A total of 165 million children worldwide are considered stunted, which is associated with increased risk of death prior to age 5 years and cognitive disability. Stunting has, in part, been attributed to the presence of environmental enteropathy. Environmental enteropathy is a poorly understood condition leading to chronic intestinal inflammation. It has been postulated that small intestine bacterial overgrowth contributes to the pathogenesis of environmental enteropathy as overgrowth has been associated with intestinal inflammation and micronutrient malabsorption when it develops in other clinical contexts.
This study confirms the finding that overgrowth occurs at high rates in the developing world. This is the first study to show that overgrowth is associated with intestinal inflammation and linear growth delay in this setting and is the first to examine why children with no known gastrointestinal dysfunction develop overgrowth from the developing world environment.
This abstract of this article (http://mbio.asm.org/content/7/1/e02102-15.full) is as follows:
Recent studies suggest small intestine bacterial overgrowth (SIBO) is common among developing world children. SIBO’s pathogenesis and effect in the developing world are unclear. Our objective was to determine the prevalence of SIBO in Bangladeshi children and its association with malnutrition. Secondary objectives included determination of SIBO’s association with sanitation, diarrheal disease, and environmental enteropathy.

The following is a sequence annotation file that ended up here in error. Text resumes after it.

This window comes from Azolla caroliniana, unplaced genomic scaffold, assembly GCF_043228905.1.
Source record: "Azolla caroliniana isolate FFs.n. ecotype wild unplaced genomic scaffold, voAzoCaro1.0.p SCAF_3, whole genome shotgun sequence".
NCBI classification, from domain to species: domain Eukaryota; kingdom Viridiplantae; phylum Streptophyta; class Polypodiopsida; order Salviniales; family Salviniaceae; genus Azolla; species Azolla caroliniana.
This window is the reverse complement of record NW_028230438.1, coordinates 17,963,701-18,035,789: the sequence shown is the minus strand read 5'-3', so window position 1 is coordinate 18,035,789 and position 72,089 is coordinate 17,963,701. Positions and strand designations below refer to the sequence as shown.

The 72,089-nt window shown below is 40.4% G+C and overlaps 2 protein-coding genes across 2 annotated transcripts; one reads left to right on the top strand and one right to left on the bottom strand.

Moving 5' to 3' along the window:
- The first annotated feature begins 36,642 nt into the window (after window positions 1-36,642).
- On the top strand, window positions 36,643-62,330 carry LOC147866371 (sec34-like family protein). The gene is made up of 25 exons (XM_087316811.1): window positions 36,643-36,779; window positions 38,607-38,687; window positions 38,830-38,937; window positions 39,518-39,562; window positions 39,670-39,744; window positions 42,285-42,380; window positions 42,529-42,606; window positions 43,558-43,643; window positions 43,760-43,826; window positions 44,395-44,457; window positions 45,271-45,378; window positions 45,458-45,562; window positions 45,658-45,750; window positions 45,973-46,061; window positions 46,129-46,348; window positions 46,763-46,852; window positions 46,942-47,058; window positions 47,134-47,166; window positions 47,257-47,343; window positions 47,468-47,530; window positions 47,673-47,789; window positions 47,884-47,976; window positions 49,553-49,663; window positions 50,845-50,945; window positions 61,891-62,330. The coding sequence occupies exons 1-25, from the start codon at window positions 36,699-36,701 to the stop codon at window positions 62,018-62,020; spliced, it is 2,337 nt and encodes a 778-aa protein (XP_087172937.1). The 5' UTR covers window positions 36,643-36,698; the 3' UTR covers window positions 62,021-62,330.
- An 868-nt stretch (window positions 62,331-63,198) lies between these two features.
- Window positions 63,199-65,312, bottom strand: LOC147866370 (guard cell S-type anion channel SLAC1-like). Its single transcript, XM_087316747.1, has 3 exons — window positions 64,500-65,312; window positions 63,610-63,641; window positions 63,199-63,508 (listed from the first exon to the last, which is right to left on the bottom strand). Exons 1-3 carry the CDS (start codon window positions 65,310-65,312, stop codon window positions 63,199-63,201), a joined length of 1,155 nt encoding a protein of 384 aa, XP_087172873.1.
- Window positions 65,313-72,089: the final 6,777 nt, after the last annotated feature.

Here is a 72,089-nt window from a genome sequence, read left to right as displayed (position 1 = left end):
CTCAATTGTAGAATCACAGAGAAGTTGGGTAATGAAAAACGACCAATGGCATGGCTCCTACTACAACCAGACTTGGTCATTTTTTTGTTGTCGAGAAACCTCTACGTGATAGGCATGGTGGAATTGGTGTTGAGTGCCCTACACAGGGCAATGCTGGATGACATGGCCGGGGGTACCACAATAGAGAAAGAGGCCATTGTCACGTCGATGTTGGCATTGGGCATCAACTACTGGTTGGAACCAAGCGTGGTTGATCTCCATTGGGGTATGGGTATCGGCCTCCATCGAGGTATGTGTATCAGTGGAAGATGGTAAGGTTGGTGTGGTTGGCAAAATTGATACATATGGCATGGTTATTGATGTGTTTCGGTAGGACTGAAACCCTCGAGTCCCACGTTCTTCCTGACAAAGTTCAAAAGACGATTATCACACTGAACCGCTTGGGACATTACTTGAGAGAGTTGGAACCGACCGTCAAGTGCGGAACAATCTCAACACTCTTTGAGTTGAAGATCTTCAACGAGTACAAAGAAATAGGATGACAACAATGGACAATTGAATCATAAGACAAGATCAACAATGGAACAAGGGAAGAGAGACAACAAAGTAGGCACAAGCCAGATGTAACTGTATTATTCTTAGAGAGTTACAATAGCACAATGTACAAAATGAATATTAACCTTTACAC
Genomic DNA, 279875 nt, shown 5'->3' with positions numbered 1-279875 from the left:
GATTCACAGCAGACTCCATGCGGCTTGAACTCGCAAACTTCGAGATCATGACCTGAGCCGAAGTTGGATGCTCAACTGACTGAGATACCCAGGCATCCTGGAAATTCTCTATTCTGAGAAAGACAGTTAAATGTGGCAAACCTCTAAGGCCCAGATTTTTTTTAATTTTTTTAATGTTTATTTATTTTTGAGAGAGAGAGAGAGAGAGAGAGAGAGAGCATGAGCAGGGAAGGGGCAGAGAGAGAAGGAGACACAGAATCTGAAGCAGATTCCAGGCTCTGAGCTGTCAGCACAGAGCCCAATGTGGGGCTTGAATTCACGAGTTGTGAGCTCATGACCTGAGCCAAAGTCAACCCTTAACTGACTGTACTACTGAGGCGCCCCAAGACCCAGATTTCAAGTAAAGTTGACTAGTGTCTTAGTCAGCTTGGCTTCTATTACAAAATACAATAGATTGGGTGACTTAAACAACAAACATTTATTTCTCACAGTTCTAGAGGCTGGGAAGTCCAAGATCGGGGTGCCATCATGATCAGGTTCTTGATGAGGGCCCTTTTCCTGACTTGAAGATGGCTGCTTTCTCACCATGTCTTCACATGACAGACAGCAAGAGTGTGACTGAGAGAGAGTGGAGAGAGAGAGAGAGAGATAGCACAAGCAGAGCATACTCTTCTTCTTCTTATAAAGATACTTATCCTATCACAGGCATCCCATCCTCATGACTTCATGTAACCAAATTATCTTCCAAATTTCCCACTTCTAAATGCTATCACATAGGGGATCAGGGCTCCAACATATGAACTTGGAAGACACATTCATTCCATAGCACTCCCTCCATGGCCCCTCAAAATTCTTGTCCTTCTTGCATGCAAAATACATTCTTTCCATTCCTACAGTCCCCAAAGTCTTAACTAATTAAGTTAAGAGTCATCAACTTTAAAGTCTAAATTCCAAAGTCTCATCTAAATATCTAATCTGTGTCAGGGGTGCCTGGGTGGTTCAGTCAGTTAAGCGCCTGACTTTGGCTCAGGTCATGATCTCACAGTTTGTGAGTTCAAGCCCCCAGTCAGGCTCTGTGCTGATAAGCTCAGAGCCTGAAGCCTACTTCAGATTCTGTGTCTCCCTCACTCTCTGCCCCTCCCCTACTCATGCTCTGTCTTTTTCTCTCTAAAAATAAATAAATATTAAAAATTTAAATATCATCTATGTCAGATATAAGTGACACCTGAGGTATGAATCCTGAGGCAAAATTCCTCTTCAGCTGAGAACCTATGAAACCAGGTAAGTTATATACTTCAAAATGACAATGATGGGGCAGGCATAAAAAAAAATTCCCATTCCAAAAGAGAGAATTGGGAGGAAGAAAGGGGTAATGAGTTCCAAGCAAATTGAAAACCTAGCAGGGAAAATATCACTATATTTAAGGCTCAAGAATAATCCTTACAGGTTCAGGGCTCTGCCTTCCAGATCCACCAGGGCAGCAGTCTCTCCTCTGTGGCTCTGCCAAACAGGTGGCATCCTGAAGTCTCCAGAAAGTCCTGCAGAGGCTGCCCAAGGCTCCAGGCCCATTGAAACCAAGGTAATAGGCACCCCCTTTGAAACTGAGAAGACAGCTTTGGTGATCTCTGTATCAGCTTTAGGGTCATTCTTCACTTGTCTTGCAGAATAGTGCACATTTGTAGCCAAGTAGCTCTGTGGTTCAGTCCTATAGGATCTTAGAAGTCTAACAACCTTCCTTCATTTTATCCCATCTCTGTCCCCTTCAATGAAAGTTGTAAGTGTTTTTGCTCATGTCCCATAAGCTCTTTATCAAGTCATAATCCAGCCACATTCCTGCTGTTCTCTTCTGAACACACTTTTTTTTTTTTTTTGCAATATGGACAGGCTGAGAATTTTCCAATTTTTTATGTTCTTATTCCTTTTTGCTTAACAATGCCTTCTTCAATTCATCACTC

We performed a cross-sectional analysis of 90 Bangladeshi 2-year-olds monitored since birth from an impoverished neighborhood. SIBO was diagnosed via glucose hydrogen breath testing, with a cutoff of a 12-ppm increase over baseline used for SIBO positivity. Multivariable logistic regression was performed to investigate SIBO predictors. Differences in concomitant inflammation and permeability between SIBO-positive and -negative children were compared with multiple comparison adjustment. A total of 16.7% (15/90) of the children had SIBO.
The strongest predictors of SIBO were decreased length-for-age Z score since birth (odds ratio [OR], 0.13; 95% confidence interval [CI], 0.03 to 0.60) and an open sewer outside the home (OR, 4.78; 95% CI, 1.06 to 21.62). Recent or frequent diarrheal disease did not predict SIBO. The markers of intestinal inflammation fecal Reg 1β (116.8 versus 65.6 µg/ml; P = 0.02) and fecal calprotectin (1,834.6 versus 766.7 µg/g; P = 0.004) were elevated in SIBO-positive children. Measures of intestinal permeability and systemic inflammation did not differ between the groups.
These findings suggest linear growth faltering and poor sanitation are associated with SIBO independently of recent or frequent diarrheal disease. SIBO is associated with intestinal inflammation but not increased permeability or systemic inflammation.